While the hi-fi-ness of this album can be considered the next logical step in his progression and maturity, I hope that he'll reign it in a little bit and that his next album will be a step closer to his acoustic strumming roots.
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on April 6, 2000
well, to be totally honest, i was expecting another disappointment (a la 1998's "knock knock") when i saw that smog had a new album out. however, i was pleasently suprised. bill callahan (who IS smog) seems to have crafted some fine songs here eerily similar to his "wild love" album. "justice aversion" has a whole new melody but a similar beat, instrumentation and mood as "bathysphere." but, bill adds more. on "bloodflow" he adds a chorus that sings a song literally about blood. on "strayed" he has a nice little foray into a black sabbath-esque riff. but, the gem on this one is the second track, "dress sexy at my funeral." it's got all the smog staples: deadpan delivery, themes about loss, love, and death, and the symphony of the five piece band that is sometimes lost in post-red apple falls smog records. all this adds to a good record, plus a better backing band that includes guitar player jeff parker and multi-intstrumentalist/producer john mcentire from tortoise.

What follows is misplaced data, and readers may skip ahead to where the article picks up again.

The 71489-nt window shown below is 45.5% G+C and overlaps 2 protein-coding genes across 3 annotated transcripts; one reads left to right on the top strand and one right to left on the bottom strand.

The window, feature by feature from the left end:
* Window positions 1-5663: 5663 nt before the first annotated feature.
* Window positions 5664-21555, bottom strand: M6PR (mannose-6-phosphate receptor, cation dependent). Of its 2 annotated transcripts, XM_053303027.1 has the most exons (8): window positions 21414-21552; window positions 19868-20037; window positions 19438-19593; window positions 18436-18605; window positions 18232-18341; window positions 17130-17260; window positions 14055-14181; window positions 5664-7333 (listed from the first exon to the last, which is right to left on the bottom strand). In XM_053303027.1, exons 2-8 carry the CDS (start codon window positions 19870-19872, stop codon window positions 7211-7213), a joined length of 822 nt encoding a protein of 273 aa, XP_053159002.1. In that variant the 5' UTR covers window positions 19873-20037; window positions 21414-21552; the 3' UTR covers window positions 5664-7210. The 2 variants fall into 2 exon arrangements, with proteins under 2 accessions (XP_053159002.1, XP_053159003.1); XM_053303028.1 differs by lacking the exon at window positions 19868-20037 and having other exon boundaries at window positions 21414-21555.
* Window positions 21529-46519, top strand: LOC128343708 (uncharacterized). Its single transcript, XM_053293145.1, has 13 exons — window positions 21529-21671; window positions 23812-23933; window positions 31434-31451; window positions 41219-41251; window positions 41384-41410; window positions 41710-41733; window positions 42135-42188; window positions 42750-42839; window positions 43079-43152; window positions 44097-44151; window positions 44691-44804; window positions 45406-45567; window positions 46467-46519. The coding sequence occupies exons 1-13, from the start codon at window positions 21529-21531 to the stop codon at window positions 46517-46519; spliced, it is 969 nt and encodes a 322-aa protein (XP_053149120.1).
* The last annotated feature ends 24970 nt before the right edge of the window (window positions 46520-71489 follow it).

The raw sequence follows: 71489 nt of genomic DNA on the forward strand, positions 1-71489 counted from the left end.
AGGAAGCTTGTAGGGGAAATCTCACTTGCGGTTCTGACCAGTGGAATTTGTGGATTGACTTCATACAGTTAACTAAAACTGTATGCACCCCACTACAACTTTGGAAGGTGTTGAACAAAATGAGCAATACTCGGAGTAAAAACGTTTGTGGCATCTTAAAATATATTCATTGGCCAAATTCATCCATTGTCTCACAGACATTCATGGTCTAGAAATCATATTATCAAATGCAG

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on September 3, 2004
From reading the reviews below, I don't understand why everyone is shocked at this being a well produced album. The two albums that Bill released before this were produced by Jim O'Rourke, and you can't tell me that guy can't produce. Anyway, on this album teams up with Tim Mcentyre from Tortoise to produce this album and let me tell you it sounds great. The album is really long and full of some choice songs. Justice Aversion is a nice descending chord progression played out on a keyboard w/the classic Bill Callahan twists in the lyrics 'I root for the bank robber, in the getaway car'. Dress Sexy at my Funeral is a classic and should be a staple in any Smog fan's collection. Overall if you like (smog), Leonard Cohen, or the Velvet Underground you'll probably really enjoy this album. Good music for when you lie down and turn out the lights for bed. Highly recommended purchase.